NFL players have signed a five-year deal with WHOOP, a biometric performance company that measures workout strain, recovery, and quality of sleep via a wearable band. If teams want to see the data, they’re going to have to pay up . . . but they won’t be the only customers
When Giants linebacker Devon Kennard wakes up each morning, he checks his phone to see what the day might hold. He’ll have text messages and emails, of course, but what Kennard really cares about are his sleep stats: Did he hit his eight-hour target? How good is his recovery score? And, most importantly, how hard can he push his body today?
If knowledge is power, NFL players may have just shifted the balance between them and the league over control of their own bodies. On April 24, the NFL Players Association announced a five-year partnership with WHOOP, a wearable device company that can track the health and performance data of the league’s athletes.
Players will be given a WHOOP Strap 2.0 device that can be worn on their wrist, forearm or bicep. It’s designed to monitor the strain they put on their bodies and how well they recover between games or workouts. For now, the league is unlikely to permit players to use it during games (more on that later). According to the NFLPA and WHOOP, the players—not the league—will control the data and have the opportunity to sell it to third parties. The theory behind using WHOOP is that the information should help players avoid overtraining, reduce injury, perform at their best, and even enjoy healthier lives after retirement.
“I’ve always had an avid interest when it comes to sports analytics,” says Chargers offensive tackle Russell Okung, who serves as an athlete advisor to the OneTeam Collective, the NFLPA’s startup accelerator (WHOOP is the first company in the Collective’s portfolio). Okung has suffered from multiple soft tissue injuries in his career, and has tried using different devices to understand why. “[WHOOP] was the next step for me,” he says.
But with power comes responsibility. “If applied judiciously, responsibly, and ethically, biometric data technologies in professional sport have the potential to reduce injuries, improve performance, and extend athletes’ careers,” bioethicists Katrina Karkazis and Jennifer Fishman wrote in an article published in the January issue of The American Journal of Bioethics. “However, these same biometric data come with the risk of compromising players’ privacy and autonomy, as well as the confidentiality of their data. Moreover, they also have the potential to disadvantage players in contract negotiations and to harm, and even cut short athletic careers.”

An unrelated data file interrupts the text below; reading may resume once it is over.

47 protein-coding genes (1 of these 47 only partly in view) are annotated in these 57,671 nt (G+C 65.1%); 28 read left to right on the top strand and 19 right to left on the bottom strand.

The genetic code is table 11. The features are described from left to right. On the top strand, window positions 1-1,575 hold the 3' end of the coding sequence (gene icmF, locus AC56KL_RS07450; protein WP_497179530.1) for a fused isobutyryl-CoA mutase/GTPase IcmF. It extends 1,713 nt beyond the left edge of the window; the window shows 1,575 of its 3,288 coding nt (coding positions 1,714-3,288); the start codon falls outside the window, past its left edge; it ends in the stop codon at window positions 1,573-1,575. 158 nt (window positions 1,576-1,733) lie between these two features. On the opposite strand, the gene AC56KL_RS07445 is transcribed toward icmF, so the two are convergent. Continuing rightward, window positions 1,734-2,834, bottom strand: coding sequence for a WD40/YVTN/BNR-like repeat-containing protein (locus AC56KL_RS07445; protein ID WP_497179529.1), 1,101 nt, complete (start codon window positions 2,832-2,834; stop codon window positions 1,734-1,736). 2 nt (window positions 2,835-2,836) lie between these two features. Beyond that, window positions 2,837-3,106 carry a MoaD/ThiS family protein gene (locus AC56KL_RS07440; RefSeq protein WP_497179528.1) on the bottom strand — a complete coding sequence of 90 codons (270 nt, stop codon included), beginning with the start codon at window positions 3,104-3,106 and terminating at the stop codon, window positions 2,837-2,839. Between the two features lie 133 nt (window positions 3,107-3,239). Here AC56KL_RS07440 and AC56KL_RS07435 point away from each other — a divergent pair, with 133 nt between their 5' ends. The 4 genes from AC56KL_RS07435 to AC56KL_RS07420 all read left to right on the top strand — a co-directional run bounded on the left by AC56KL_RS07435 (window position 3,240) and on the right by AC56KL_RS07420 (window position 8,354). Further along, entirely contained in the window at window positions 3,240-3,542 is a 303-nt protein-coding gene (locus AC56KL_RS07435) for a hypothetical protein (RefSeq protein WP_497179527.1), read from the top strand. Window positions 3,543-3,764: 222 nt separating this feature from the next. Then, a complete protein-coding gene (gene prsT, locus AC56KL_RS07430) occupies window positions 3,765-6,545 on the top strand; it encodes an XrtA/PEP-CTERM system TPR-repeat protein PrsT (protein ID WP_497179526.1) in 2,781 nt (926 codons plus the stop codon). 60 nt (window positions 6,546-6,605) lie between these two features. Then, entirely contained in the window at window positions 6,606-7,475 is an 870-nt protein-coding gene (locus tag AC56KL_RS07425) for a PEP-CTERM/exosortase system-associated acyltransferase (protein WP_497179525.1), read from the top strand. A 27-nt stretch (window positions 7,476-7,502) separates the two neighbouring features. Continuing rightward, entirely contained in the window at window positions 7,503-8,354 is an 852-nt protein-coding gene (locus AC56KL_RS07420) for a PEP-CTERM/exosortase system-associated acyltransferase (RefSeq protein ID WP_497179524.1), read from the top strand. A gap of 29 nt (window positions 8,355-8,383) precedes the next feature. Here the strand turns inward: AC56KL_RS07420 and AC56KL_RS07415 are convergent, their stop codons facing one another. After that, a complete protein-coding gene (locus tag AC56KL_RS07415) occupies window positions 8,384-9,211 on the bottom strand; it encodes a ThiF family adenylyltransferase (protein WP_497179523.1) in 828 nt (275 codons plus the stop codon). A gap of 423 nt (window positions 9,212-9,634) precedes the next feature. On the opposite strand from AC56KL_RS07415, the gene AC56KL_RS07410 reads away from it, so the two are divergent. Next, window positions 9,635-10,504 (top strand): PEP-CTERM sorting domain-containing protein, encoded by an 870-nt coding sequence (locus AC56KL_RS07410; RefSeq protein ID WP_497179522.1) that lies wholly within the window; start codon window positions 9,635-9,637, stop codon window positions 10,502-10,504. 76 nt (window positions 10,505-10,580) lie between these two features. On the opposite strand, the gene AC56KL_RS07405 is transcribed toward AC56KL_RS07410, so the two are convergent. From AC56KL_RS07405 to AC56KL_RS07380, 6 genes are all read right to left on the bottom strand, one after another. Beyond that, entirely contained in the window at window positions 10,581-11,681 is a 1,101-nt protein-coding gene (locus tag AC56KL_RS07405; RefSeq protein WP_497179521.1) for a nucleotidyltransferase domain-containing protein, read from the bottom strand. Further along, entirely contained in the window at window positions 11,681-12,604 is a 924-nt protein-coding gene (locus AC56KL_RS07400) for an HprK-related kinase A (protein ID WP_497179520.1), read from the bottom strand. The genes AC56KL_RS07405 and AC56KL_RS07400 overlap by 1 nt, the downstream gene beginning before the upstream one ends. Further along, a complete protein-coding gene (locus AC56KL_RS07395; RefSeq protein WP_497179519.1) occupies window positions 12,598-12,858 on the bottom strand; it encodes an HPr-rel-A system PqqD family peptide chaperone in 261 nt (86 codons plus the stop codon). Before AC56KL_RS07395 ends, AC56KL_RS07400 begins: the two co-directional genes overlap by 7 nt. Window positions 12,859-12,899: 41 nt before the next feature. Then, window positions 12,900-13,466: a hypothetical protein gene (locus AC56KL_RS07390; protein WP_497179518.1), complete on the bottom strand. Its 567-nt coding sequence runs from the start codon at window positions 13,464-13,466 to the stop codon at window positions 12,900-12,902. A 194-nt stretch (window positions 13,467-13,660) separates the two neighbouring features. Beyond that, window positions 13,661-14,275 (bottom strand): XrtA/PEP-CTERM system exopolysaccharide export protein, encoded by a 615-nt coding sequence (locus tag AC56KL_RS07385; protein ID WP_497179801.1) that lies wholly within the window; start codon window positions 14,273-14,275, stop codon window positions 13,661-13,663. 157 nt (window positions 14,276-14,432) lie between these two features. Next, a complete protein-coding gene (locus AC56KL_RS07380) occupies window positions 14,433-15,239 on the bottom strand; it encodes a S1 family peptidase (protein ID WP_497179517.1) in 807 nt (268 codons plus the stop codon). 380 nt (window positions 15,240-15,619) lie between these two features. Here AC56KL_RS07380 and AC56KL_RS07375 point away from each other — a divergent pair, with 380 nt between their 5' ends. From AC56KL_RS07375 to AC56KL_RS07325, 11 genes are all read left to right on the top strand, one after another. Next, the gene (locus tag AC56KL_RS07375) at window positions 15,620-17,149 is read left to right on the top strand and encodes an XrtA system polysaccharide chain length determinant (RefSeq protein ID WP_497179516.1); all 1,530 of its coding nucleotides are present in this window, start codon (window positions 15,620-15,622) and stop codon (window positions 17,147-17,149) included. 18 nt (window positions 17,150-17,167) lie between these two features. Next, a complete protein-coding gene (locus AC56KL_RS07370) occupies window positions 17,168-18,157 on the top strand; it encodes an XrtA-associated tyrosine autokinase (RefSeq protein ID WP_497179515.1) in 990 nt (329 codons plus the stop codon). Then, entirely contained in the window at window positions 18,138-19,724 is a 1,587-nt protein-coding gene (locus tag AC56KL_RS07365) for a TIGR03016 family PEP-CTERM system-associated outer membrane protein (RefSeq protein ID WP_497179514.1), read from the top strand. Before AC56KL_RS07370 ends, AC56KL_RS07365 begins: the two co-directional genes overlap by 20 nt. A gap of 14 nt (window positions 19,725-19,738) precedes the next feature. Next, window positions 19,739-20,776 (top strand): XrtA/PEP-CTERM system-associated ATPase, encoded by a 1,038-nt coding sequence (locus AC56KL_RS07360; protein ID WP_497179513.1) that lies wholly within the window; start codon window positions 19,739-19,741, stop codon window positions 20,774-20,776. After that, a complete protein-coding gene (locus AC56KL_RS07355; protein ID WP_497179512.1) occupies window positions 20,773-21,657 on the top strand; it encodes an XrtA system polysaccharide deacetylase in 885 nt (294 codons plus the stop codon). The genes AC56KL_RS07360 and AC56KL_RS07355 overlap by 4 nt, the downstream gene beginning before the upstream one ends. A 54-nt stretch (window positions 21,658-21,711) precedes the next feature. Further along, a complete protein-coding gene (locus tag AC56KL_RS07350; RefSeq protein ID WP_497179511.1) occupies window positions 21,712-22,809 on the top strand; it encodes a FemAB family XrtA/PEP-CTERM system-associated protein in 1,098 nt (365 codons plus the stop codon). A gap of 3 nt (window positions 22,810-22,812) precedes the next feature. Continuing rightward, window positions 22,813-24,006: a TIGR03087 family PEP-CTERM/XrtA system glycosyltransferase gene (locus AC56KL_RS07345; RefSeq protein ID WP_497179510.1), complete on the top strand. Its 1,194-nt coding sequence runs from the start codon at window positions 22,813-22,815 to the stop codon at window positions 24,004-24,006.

Outside of sports, more and more people are wearing some kind of fitness tracking device. Companies are issuing them as part of corporate wellness programs. Data from them is being used to help diagnose diseases and even solve crimes. “The forces of Big Data are reshaping all of the major institutions in our society,” say the authors of a 2016 report by the Center for Digital Democracy on wearable devices, “disrupting the structures and operations of government, commerce, health, financial markets, education, and the workplace.”
The NFLPA-WHOOP partnership might only be a sports case study with a small sample population of 1,700 football players, but its ethical, legal, and medical consequences may reach far beyond the field of play.
WHOOP is the cool kid in the world of wearable devices; even its name grabs attention. It is a discretely distinctive wristband, black on the outside and bright red, blue, or green on the inside. The band won a Red Dot Design Award in 2016. Unlike some bulky competitors, it has no screen or buttons, and it can be charged while you wear it—you never need to take it off. The heart rate, motion, skin conductivity, and ambient temperature data it records are transmitted via Bluetooth to a user’s mobile device, and from there to the cloud. Those metrics are condensed into three scores, assessing strain from exercise, recovery and sleep, that can monitored in an app.
The device first gained mainstream attraction for its use among NBA players. In spring 2016, then-Cavaliers point guard Matthew Dellavedova started wearing it in games. More than a dozen games later, once the NBA had worked out what the band was, the league banned its use in games. But Clippers center DeAndre Jordan reportedly skirted that ban this past season, wearing WHOOP on his wrist beneath a black sweatband in a February game against the Knicks.
WHOOP remains barred by the NBA during games, but the new collective bargaining agreement, which goes into effect on July 1, may open the door to both it and other technologies. Under the terms of the new CBA, the NBA and National Basketball Players Association will form a joint committee “to review and approve wearable devices for use by players.” The CBA, however, stresses that using any devices will be voluntary, and that the data cannot be used in contract negotiations.
Meanwhile, baseball has formally embraced WHOOP. Last season, 230 minor leaguers were tracked using the wearable from June through November. WHOOP found a correlation between recovery and fastball velocity for pitchers, and ball exit speed and recovery for hitters. In early March, MLB approved the use of WHOOP during big-league games this season. According to WHOOP, players such as Cardinals pitcher Adam Wainwright and Yankees centerfielder Jacoby Ellsbury are using the device.
In essence, the NFLPA partnership with WHOOP puts football at the forefront of the wearables debate. All players from the 2017 NFL draft have been set up with a WHOOP band, and the company is now in the process of getting all active players onboard before the season begins.
“This [deal] demystifies wearables as not necessarily a Big Brother approach, but as a way to really educate the players as well as show that there is really value in using wearables to optimize performance [and] minimize the risk of injury,” says Isaiah Kacyvenski, a former NFL linebacker and a co-founder of the Sports Innovation Lab, a market research firm. Kacyvenski serves on both the OneTeam Collective’s executive and athlete advisory boards.